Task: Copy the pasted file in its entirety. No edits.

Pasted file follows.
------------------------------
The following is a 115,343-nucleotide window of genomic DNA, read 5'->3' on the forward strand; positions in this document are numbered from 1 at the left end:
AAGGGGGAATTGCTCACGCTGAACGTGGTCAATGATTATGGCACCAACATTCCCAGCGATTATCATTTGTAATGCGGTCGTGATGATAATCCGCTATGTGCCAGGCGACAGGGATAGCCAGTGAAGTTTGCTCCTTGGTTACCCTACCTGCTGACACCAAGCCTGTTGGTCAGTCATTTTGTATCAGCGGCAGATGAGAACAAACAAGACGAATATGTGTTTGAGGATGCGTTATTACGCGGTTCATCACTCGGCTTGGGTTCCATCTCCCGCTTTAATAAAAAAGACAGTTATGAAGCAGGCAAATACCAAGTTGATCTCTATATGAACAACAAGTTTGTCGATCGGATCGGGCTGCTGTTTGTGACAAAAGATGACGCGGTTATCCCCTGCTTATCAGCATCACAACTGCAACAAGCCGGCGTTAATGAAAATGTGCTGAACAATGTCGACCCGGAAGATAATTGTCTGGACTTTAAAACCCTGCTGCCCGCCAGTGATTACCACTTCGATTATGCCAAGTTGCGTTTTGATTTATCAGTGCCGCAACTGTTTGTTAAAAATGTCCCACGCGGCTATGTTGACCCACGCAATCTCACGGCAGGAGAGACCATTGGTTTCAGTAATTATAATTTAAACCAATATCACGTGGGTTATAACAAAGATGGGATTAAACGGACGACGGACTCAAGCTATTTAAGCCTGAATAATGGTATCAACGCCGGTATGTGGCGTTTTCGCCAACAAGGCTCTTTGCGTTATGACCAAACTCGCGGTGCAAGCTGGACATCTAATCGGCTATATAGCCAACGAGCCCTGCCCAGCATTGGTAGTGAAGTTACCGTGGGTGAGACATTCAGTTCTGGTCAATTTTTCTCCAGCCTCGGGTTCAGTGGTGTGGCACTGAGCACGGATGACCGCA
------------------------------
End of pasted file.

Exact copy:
The following is a 115,343-nucleotide window of genomic DNA, read 5'->3' on the forward strand; positions in this document are numbered from 1 at the left end:
AAGGGGGAATTGCTCACGCTGAACGTGGTCAATGATTATGGCACCAACATTCCCAGCGATTATCATTTGTAATGCGGTCGTGATGATAATCCGCTATGTGCCAGGCGACAGGGATAGCCAGTGAAGTTTGCTCCTTGGTTACCCTACCTGCTGACACCAAGCCTGTTGGTCAGTCATTTTGTATCAGCGGCAGATGAGAACAAACAAGACGAATATGTGTTTGAGGATGCGTTATTACGCGGTTCATCACTCGGCTTGGGTTCCATCTCCCGCTTTAATAAAAAAGACAGTTATGAAGCAGGCAAATACCAAGTTGATCTCTATATGAACAACAAGTTTGTCGATCGGATCGGGCTGCTGTTTGTGACAAAAGATGACGCGGTTATCCCCTGCTTATCAGCATCACAACTGCAACAAGCCGGCGTTAATGAAAATGTGCTGAACAATGTCGACCCGGAAGATAATTGTCTGGACTTTAAAACCCTGCTGCCCGCCAGTGATTACCACTTCGATTATGCCAAGTTGCGTTTTGATTTATCAGTGCCGCAACTGTTTGTTAAAAATGTCCCACGCGGCTATGTTGACCCACGCAATCTCACGGCAGGAGAGACCATTGGTTTCAGTAATTATAATTTAAACCAATATCACGTGGGTTATAACAAAGATGGGATTAAACGGACGACGGACTCAAGCTATTTAAGCCTGAATAATGGTATCAACGCCGGTATGTGGCGTTTTCGCCAACAAGGCTCTTTGCGTTATGACCAAACTCGCGGTGCAAGCTGGACATCTAATCGGCTATATAGCCAACGAGCCCTGCCCAGCATTGGTAGTGAAGTTACCGTGGGTGAGACATTCAGTTCTGGTCAATTTTTCTCCAGCCTCGGGTTCAGTGGTGTGGCACTGAGCACGGATGACCGCA